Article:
Chris T. is the lead information security engineer on a team that oversees a host of McAfee endpoint and network products at his U.S. insurance company with approximately 8,000 endpoints. The company recently migrated endpoints to ENS 10.2 and plans to migrate to ENS 10.5 in the next three months.
Q. What was the driving factor in the decision to migrate to McAfee Endpoint Security (ENS)?
A. About five years ago we desired to consolidate our information security solutions and create a more manageable security footprint. We had products all over the place, each with its own agent; it worked, but it wasn’t the ideal situation. So when ENS came along, we seized the opportunity to simplify security management and shrink our security footprint. Implementing McAfee Endpoint Security represents our first step toward establishing a more refined, smaller security footprint and easier management.
Q. Did you wait until you had an upcoming endpoint renewal?
A. No. We migrated mid-contract. We don’t base our technology upgrades on contract dates; we do what makes the most sense when it makes the most sense. So the fact that the upgrade was free for us (and many users of McAfee legacy endpoint protection) didn’t make that big a difference for us; we just wanted to reap the benefits of the newer, better endpoint protection as soon as possible.
Q. What was your migration experience like?
A. After a very positive experience beta-testing McAfee Endpoint Security 10.2, we deployed it, including its three core components—Threat Prevention, Web Control, and Firewall—to the majority of our approximately 8,000 Windows-based nodes. We used the McAfee migration tool to copy security policies from our Complete Endpoint Threat Protection suite to Endpoint Security. We could have migrated much faster—migration itself is fairly straightforward—but we took advantage of the migration to “clean house”—to eliminate extra legacy baggage and extraneous files and fine tuning policies and settings.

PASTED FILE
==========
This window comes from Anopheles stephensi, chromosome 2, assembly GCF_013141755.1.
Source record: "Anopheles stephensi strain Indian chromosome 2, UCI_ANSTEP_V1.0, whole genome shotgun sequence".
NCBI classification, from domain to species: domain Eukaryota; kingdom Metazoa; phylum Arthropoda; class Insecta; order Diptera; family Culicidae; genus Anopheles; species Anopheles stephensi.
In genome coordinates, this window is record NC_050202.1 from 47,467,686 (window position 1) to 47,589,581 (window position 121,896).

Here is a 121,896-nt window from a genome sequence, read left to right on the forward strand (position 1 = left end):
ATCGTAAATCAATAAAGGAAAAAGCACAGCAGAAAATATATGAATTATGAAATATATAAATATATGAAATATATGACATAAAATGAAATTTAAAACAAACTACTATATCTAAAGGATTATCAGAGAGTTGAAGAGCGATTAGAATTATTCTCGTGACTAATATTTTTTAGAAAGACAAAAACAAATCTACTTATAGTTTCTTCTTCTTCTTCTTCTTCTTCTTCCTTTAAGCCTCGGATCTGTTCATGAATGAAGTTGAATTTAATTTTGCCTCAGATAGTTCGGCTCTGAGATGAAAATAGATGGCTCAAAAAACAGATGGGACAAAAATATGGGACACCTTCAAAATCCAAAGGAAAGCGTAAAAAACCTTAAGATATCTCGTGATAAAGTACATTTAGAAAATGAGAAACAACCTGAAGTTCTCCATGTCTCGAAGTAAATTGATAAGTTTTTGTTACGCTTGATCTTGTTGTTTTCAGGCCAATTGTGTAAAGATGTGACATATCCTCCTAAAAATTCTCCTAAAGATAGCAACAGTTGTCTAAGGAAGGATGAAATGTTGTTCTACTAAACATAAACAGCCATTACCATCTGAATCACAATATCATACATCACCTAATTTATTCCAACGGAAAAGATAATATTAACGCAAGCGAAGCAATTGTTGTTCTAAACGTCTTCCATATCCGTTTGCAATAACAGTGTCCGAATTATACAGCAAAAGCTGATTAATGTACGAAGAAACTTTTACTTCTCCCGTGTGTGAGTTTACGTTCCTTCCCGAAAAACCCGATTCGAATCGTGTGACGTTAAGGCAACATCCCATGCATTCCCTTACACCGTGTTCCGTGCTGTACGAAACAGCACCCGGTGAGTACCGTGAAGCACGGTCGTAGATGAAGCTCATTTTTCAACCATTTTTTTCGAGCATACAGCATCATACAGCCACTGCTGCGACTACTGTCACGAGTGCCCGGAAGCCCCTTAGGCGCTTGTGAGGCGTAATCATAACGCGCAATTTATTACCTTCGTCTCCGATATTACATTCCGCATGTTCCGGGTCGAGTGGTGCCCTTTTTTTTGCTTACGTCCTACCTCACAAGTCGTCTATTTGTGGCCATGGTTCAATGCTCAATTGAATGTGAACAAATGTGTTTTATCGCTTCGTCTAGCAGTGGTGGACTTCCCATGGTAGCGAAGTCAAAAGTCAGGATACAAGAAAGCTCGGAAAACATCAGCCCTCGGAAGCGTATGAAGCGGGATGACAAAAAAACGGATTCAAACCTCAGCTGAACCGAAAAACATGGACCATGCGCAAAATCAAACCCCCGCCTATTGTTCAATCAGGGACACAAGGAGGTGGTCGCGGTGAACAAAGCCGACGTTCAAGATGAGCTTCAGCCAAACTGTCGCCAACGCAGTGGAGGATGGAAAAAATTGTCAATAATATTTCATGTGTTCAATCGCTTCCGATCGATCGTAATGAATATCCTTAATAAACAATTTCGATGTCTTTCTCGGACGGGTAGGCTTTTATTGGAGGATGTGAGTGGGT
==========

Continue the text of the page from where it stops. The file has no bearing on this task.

In the next three months, we plan to migrate all of our 8,000 Windows nodes to ENS version 10.5 as part of our enterprise rollout of Windows 10. McAfee ENS version 10.5 will be a core component of our desktop image. In version 10.5, we are looking forward to even better performance.
Q. What has been the biggest benefit so far from deploying McAfee Endpoint Security?
A. In my mind the biggest benefit of migrating to McAfee Endpoint Security has been improved performance. Users who didn’t have issues with virus scan impact beforehand don’t even realize a change has been made. But for the users who complained, the difference is enormous. On machines with tens of thousands of archive files and some other legacy devices, anti-malware scans could run for days. We targeted those vocal complainers as some of our first for migration to the new endpoint security framework. As soon as their machines were upgraded, their calls [to the IT help desk] stopped.
The overall performance [gain] by consolidating the tools has been rather dramatic. For example, desktops that used to experience 90-95 percent spikes in CPU utilization during anti-virus scans now reach at most 30-35 percent utilization. The customer experience, which is really our end game, has just been dramatically improved.
Q. End users are obviously happier and more productive now. What about security operations?
A. We save a tremendous amount of time. With improved protection at the endpoint, we spend fewer hours reimaging desktops and performing other remediation. Furthermore, by eliminating the need to troubleshoot issues related to legacy software, McAfee Endpoint Security has saved our team countless man-hours each week.
Q. What would you tell other companies who are considering whether to migrate from legacy endpoint protection?
A. McAfee Endpoint Security is, to use an overused but apt term, ‘state of the art.’ It represents the next evolution of endpoint protection. It’s more stable, more efficient, and more accurate. It is definitely worth migrating to.